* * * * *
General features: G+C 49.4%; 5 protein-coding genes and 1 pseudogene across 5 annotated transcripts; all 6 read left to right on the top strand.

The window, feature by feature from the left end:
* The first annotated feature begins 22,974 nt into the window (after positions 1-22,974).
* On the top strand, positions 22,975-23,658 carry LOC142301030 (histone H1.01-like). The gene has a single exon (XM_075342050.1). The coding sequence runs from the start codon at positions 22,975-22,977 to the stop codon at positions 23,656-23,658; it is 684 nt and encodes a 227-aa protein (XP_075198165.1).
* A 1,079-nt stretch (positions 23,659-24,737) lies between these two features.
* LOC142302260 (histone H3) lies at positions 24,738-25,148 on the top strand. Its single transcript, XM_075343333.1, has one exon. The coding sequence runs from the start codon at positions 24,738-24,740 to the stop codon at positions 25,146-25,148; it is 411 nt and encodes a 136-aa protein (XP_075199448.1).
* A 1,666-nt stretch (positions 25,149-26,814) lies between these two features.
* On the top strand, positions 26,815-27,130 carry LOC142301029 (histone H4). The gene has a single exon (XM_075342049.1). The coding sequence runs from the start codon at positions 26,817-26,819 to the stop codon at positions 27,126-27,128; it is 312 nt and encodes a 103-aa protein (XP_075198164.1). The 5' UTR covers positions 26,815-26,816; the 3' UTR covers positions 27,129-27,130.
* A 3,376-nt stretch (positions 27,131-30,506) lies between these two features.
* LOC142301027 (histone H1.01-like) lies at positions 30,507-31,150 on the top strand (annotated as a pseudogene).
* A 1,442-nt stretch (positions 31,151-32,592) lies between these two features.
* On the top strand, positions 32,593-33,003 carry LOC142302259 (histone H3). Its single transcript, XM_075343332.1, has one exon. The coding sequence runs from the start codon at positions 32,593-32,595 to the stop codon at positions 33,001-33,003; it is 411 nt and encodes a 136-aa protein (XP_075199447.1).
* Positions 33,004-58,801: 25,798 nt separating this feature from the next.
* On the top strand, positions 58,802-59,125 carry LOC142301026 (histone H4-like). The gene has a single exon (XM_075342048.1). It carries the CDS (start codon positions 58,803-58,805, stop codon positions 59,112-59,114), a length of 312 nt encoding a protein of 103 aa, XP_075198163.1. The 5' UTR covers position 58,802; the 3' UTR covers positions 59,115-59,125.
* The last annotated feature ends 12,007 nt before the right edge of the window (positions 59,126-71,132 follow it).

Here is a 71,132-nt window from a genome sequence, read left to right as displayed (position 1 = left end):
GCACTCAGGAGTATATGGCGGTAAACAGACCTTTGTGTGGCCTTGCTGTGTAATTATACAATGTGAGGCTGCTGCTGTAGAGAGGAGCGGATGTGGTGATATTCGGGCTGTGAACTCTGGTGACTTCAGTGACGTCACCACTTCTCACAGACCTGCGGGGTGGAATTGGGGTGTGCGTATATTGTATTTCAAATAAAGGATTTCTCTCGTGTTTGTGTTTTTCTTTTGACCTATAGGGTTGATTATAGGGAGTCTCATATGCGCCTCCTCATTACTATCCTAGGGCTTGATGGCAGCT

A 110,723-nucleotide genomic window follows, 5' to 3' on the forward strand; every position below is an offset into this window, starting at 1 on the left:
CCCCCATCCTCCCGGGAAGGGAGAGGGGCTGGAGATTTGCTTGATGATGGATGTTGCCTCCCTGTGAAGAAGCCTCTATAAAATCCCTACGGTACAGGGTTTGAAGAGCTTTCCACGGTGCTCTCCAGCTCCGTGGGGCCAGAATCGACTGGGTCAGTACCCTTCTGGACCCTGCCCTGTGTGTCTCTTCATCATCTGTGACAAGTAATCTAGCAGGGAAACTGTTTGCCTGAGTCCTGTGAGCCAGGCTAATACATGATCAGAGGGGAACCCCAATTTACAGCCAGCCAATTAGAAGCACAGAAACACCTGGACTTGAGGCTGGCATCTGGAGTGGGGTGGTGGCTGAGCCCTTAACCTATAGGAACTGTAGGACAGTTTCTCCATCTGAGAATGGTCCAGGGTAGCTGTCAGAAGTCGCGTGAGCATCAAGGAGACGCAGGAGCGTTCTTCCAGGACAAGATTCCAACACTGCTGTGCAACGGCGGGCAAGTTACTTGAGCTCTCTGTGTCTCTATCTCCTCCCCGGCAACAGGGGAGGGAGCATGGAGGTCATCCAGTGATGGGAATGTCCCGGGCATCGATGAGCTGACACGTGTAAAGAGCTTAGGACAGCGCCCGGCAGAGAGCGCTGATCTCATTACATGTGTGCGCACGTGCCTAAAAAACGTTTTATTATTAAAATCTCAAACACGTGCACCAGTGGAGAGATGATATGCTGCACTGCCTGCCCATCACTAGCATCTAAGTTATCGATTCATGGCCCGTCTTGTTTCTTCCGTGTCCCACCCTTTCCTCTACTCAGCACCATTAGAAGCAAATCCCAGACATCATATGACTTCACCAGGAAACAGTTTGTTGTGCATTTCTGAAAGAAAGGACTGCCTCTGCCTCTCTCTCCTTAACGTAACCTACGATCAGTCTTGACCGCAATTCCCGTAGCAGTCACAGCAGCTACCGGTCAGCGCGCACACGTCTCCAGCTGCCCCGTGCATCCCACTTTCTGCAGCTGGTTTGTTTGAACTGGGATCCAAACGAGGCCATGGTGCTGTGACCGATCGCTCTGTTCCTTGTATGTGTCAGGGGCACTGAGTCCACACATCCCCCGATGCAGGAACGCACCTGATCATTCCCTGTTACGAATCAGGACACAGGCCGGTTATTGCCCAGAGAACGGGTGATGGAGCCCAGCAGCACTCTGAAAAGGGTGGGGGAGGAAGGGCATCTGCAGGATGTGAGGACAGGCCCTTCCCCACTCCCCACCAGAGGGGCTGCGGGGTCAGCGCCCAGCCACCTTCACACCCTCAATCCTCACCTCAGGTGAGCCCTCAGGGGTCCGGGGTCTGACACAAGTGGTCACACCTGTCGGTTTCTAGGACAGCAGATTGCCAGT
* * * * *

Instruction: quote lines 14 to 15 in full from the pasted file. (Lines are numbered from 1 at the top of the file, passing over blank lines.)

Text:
* On the top strand, positions 58,802-59,125 carry LOC142301026 (histone H4-like). The gene has a single exon (XM_075342048.1). It carries the CDS (start codon positions 58,803-58,805, stop codon positions 59,112-59,114), a length of 312 nt encoding a protein of 103 aa, XP_075198163.1. The 5' UTR covers position 58,802; the 3' UTR covers positions 59,115-59,125.
* The last annotated feature ends 12,007 nt before the right edge of the window (positions 59,126-71,132 follow it).